Outbreaks of illness seem to cycle regularly through communities. Some of these epidemics seem deadlier than others. It remains too early to tell how the United States will fare with the current coronavirus. At our house we remain watchful and have prepared for whatever it brings.

Hunting for Mayflower Ancestors

With the new year comes a new genealogy project. After spending last year on foreign research in Finnish records, I will turn my attention closer to home in 2020.

My father had deep American roots. His mother’s family lived in New England a couple of centuries ago, and I want to find out more about them. I am hoping to prove a line or two of Mayflower ancestry.

Dad’s direct maternal line offers me a chance. According to a post on WikiTree, his third great-grandmother, Lucy Snow, descended two ways from Mayflower passenger Stephen Hopkins. The lines go this way although no sources are cited:

Lucy Snow>Hannah Lincoln>Hannah Hopkins>Stephen Hopkins>Stephen Hopkins>Giles Hopkins>Stephen Hopkins

Lucy Snow>Thomas Rogers Snow>Nathaniel Snow>Edward Snow>Jabez Snow>Constance Hopkins>Stephen Hopkins

My first stop searching for proof of this ancestry has been the databases on the American Ancestors website (https://www.americanancestors.org/index.aspx). There I located documentation for the births and marriage of Lucy’s parents. Lucy herself is not mentioned so I have nothing to link her to them. I need to find some proof of her parentage.

I also need to find some proof that Lucy was the mother of my known ancestor Rhoda Hall. I have only cemetery information saying she was the first wife of Gershom Hall. I believe Rhoda Hall Dunbar, Dad’s second great-grandmother, was the daughter of Lucy and Gershom.

My next task will be to link up the three women. If I can find documentation for the relationship Rhoda Hall>Lucy Snow>Hannah Lincoln and Thomas Snow, I will have my Mayflower ancestry from Stephen Hopkins. Then I can turn my attention to learning whether I descend from any other Mayflower passengers. Many people who descend from one Mayflower passenger also descend from others.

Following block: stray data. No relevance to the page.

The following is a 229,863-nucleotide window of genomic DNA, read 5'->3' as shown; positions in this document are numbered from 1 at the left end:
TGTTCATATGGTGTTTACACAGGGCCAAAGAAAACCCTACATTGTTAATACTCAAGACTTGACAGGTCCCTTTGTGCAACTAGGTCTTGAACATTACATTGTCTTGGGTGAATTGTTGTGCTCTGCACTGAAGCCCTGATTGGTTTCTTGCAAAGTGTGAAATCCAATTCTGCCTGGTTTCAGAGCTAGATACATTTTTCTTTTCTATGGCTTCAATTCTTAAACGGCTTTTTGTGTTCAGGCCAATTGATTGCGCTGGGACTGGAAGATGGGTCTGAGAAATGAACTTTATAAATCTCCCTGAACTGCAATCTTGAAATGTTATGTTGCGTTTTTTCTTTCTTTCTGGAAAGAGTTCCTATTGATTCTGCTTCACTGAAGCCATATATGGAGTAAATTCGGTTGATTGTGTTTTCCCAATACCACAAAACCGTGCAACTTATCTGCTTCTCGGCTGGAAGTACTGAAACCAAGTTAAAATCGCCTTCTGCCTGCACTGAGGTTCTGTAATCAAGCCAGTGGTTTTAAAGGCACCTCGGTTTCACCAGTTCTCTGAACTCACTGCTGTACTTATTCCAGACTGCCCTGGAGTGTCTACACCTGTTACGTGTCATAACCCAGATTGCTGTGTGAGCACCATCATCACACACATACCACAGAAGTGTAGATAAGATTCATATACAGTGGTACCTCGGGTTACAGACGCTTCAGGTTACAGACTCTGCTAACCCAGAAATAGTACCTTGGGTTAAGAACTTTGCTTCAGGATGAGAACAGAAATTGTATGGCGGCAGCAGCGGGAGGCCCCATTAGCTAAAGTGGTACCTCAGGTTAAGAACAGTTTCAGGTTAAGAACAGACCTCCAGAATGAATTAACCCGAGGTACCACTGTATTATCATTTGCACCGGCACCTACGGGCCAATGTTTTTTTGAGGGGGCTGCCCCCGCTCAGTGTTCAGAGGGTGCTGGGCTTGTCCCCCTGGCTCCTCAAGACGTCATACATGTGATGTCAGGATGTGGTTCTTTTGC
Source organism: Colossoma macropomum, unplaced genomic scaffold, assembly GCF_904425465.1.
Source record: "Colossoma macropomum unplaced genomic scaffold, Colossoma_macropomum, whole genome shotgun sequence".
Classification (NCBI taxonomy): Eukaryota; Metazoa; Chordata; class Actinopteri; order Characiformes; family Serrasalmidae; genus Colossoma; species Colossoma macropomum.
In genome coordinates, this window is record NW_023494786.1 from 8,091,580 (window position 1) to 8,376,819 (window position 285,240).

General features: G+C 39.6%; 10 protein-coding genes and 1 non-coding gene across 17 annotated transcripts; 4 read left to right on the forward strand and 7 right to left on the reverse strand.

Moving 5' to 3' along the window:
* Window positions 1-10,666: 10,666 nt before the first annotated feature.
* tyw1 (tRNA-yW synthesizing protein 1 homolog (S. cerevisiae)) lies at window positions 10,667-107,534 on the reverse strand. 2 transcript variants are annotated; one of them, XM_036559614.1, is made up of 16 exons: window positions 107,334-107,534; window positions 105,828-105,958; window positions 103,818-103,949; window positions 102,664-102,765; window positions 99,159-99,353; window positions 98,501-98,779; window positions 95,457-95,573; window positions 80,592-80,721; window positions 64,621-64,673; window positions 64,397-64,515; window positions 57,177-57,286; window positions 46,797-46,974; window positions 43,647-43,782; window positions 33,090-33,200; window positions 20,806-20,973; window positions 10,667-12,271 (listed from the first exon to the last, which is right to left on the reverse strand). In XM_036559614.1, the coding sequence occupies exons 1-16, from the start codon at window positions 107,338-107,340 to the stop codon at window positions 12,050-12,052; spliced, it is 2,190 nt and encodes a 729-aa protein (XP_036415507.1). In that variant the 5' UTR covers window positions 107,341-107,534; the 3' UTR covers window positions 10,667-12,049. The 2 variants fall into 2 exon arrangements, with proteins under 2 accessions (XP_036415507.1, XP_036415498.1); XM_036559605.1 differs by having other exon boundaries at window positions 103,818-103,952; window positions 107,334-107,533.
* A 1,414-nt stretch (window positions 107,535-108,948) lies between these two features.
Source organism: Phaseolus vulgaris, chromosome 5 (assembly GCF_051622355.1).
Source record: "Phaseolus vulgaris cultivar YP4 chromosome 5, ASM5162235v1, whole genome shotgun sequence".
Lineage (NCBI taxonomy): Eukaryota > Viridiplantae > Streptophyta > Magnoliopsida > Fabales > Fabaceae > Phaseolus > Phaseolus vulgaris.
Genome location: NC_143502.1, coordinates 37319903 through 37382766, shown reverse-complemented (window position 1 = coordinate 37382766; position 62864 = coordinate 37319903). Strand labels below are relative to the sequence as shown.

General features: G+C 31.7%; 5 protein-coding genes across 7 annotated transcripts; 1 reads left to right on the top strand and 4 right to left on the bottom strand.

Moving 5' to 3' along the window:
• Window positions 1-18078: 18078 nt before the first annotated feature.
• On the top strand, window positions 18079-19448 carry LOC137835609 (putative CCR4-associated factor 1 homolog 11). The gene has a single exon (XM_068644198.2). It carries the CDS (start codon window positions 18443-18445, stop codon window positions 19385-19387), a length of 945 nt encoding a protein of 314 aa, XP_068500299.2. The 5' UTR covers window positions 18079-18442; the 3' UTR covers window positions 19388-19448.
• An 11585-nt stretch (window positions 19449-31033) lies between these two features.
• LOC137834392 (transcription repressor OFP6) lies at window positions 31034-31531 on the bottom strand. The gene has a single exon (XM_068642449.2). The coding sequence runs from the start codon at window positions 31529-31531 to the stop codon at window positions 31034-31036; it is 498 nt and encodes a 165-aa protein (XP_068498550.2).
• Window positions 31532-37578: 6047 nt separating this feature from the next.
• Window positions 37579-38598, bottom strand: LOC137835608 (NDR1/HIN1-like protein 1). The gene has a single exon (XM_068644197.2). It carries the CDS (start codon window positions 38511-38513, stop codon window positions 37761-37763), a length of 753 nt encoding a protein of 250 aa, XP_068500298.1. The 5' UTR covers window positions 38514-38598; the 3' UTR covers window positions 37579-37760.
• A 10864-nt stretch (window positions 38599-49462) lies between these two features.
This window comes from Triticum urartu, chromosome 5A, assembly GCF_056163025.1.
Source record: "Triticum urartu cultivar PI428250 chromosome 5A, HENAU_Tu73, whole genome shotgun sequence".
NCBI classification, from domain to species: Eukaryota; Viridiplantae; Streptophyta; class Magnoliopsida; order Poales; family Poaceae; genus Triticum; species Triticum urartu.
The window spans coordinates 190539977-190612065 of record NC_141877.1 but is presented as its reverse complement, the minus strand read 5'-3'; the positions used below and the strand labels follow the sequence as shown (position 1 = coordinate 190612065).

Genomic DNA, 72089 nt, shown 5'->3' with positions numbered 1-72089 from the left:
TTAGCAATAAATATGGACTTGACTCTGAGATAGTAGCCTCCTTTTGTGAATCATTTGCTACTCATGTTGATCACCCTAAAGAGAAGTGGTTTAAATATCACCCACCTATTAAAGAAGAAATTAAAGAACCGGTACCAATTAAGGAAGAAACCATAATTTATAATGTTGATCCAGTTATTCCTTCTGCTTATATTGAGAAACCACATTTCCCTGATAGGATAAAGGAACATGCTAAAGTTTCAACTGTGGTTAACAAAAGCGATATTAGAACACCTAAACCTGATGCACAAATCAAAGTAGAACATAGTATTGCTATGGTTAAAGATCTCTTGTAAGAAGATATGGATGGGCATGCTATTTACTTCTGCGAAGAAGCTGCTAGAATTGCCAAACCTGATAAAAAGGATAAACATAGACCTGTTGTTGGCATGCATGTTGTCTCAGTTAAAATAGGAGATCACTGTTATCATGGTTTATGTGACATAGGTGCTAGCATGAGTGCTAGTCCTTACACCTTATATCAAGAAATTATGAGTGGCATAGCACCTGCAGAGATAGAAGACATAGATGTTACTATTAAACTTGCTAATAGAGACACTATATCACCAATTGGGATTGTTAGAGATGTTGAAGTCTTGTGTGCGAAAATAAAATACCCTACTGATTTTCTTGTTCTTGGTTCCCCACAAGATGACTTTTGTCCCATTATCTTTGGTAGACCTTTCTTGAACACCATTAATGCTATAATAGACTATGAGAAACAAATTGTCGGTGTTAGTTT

New England family lines have been well-documented. I think proving a line of Mayflower descent, if I have one, should be doable this year. This project will offer me an interesting genealogical year.

Reading for Genealogy

A genealogist needs to spend time improving skills and keeping up with happenings in the genealogy world. One can choose from both print and online publications for professional reading. These resources provide educational articles, examples of well-written genealogies, and announcements of upcoming events. I subscribe to several journals and blogs that keep me up to date.

In Print

  1. National Genealogical Society Quarterly. This publication has promoted genealogical scholarship since 1912. Each issue consists of several genealogy case studies that serve as an example of excellent analysis and writing. The Quarterly also reviews recently published genealogy books.
  2. NGS Magazine. This quarterly magazine includes news articles about the National Genealogical Society. It also contains how-to articles, including columns on using the National Archives and technology.
  3. The Palatine Immigrant. This periodical covers research on German-Speaking ancestry. It includes book reviews, research articles, a genealogy advice column, and news of upcoming Palatines to America events.
  4. The Colorado Genealogist. The quarterly publication of the Colorado Genealogical Society focuses on articles and transcriptions of records specific to Colorado.
  5. The New England Historical and Genealogical Register. This journal of American genealogy publishes current research on New England families and sources.
  6. American Ancestors. A sister publication to the Register, the magazine covers Society news, program and tour announcements, and articles of genealogical interest.

Online Blogs and Newsletters

  1. The Legal Genealogist. Judy G. Russell, a lawyer and a genealogist, writes about (what else?) genealogy and the law. https://www.legalgenealogist.com/
  2. Vita Brevis. The blog of the New England Historic Genealogical Society, it posts essays by the Society’s professional staff. https://vitabrevis.americanancestors.org/
  3. Eastman’s Online Genealogy Newsletter. Dick Eastman has been covering genealogy news with his online newsletter for 23 years. https://blog.eogn.com/
  4. DNAeXplained—Genetic Genealogy. Roberta Estes helps us discover our ancestors, one gene at a time. https://dna-explained.com/
  5. Norwegian Genealogy and then some. Martin Roe Eidhammer writes helpful tips for Norwegian research, and he also offers travelogues and book reviews. https://martinroe.com.godtsagt.dev/blog/

At our house, we also receive one more genealogical publication that comes addressed to my husband/tech advisor. I do not know how much of it he actually reads because Slekt og Data is written in Norwegian. This publication is put out by Norway’s largest genealogy organization.

Most of the blogs I listed arrive in my e-mail In box every day. I can read or skim them in a few minutes. I set aside some time in the late afternoon to read the journals that come by snail mail. The writers who contribute to these publications provide a wonderful educational service to those of us searching for our ancestors.